Wednesday, December 21, 2011

Via Tricycle Daily Dharma:

Tricycle Daily Dharma December 21, 2011

Open Yourself to Vulnerability

We have to get to know and be honest about our particular strategies for dealing with vulnerability, and learn to use our practice to allow ourselves to experience more of that vulnerability rather than less of it. To open yourself up to need, longing, dependency, and reliance on others means opening yourself to the truth that none of us can do this on our own. We really do need each other, just as we need parents and teachers. We need all those people in our lives who make us feel so uncertain. Our practice is not about finally getting to a place where we are going to escape all that but about creating a container that allows us to be more and more human, to feel more and more.

Via AmericaBlogGay: Two big court cases coming up soon on Prop 8 and DOMA

After a year in which we saw a number of high-profile gay-rights victories, including the repeal of “don’t ask, don’t tell” and the legislative enactment of same-sex marriage in New York, it’s hard to imagine that more big news is on the immediate horizon. But it is. Two highly significant court rulings in gay-rights cases pending in federal appellate courts are expected soon. Moreover, President Barack Obama’s self-described “evolution” on same sex-marriage appears likely to end with a strategically timed (if low-key) pre-election announcement of his support for marriage equality.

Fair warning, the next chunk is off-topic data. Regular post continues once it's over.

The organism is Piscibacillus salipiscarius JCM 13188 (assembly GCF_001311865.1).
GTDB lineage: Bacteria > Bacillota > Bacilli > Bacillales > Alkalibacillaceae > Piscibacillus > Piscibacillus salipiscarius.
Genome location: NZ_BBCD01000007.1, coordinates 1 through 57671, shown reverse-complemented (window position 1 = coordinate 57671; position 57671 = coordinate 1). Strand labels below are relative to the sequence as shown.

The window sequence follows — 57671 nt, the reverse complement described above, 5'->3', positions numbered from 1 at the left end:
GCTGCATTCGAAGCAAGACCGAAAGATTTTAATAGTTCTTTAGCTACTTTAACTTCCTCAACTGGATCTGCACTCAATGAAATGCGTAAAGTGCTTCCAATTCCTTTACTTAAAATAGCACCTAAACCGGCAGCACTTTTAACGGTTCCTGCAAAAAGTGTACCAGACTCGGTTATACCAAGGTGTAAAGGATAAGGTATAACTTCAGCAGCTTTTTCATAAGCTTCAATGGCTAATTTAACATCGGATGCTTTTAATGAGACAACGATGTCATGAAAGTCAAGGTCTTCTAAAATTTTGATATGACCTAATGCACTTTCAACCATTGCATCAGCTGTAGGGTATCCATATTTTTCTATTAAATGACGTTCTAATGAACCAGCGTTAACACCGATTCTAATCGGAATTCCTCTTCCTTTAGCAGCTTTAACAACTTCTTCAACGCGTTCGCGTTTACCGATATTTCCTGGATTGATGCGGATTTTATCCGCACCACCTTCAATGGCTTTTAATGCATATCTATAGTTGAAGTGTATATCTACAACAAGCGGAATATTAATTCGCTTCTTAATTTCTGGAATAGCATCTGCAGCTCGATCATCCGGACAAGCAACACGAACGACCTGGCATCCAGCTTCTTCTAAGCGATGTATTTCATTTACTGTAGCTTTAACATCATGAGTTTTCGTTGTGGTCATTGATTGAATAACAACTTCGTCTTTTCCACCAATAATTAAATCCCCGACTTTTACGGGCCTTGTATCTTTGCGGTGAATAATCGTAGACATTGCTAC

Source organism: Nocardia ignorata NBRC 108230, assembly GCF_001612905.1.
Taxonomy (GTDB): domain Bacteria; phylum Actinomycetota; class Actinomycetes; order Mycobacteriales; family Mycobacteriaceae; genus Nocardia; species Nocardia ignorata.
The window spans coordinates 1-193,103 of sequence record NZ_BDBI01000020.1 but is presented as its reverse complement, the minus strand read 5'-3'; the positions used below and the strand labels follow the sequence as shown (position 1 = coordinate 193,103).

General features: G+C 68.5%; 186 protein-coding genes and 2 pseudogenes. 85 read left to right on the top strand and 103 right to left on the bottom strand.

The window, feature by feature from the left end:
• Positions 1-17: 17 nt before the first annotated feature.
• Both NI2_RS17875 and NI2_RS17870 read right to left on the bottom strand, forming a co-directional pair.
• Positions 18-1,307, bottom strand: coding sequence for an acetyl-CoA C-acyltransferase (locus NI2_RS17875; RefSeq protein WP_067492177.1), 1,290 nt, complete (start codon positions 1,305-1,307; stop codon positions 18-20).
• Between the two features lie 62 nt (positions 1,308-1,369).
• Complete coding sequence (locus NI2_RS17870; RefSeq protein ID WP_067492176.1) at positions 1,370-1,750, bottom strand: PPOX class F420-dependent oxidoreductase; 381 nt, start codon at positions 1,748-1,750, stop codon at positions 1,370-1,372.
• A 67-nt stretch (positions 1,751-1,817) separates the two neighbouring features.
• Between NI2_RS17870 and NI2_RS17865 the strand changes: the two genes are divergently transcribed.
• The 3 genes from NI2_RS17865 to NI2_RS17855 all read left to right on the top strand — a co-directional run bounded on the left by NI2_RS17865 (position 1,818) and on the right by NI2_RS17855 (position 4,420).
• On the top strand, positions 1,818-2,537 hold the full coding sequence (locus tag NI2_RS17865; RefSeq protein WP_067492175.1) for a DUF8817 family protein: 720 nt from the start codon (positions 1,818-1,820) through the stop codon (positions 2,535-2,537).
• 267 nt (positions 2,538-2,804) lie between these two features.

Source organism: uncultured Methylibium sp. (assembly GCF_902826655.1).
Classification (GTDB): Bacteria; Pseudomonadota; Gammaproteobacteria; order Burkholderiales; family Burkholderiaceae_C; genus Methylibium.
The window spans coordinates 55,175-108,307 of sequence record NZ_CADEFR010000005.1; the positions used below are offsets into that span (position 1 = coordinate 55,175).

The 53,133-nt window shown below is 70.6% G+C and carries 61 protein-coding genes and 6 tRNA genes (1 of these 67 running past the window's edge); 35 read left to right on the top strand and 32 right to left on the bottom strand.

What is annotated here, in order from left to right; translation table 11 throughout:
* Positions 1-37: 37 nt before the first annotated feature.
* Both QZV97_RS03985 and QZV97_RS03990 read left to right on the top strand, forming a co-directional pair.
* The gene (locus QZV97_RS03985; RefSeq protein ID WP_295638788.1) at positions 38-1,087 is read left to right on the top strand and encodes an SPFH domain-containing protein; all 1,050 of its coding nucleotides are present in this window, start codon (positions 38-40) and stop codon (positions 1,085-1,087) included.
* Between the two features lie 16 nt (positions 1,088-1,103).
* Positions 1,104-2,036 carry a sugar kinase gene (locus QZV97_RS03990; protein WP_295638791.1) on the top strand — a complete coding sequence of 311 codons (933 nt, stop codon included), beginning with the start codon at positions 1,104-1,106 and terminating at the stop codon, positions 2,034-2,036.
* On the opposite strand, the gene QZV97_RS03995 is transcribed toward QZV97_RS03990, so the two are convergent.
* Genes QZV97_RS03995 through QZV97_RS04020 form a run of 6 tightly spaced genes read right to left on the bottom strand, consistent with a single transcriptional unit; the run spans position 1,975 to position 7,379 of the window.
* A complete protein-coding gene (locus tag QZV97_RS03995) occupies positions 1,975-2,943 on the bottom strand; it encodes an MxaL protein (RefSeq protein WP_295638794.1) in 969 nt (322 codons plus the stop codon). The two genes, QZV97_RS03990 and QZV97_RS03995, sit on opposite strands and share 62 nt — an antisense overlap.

In Perry v. Brown, the Ninth Circuit Court of Appeals is being asked to address a lower court decision striking down California’s voter-approved Proposition 8. If the court upholds the earlier ruling, it would restore same-sex marriage in California, making that right available to a total of almost twenty-five.
Gill v. Office of Personnel Management, which is before the First Circuit, asks whether the Defense of Marriage Act should be declared unconstitutional. That law prohibits the federal government from recognizing same-sex marriages legally preformed in states which allow them.

Via AmericaBlogGay: Signorile on how the gay Netroots helped sink AT&T's merger with T-Mobile

There are many stories to be told about the collapse of the proposed AT&T/T-Mobile merger. One of them underscores, once again, the vitality of an advocacy press and bloggers who ask questions and hammer away at the truth in a way that much of the media simply does not. And while there were many involved in that effort, LGBT bloggers and gay media in particular were critical.
The merger blew up for a variety of reasons: AT&T's timing was horrible, with Occupy Wall Street focusing on corporate injustice as President Obama heads into a tough reelection; the promise of massive job creation just didn't add up; and the Justice Department was on a winning streak with antitrust cases.
 But another reason attributed is the backfiring of AT&T's aggressive lobbying, getting nonprofit organizations and civil rights groups to support the merger -- in what looked like an exchange for cold, hard cash.

It was in early June when gay bloggers first got wind of the Gay & Lesbian Alliance Against Defamation's endorsement of the merger.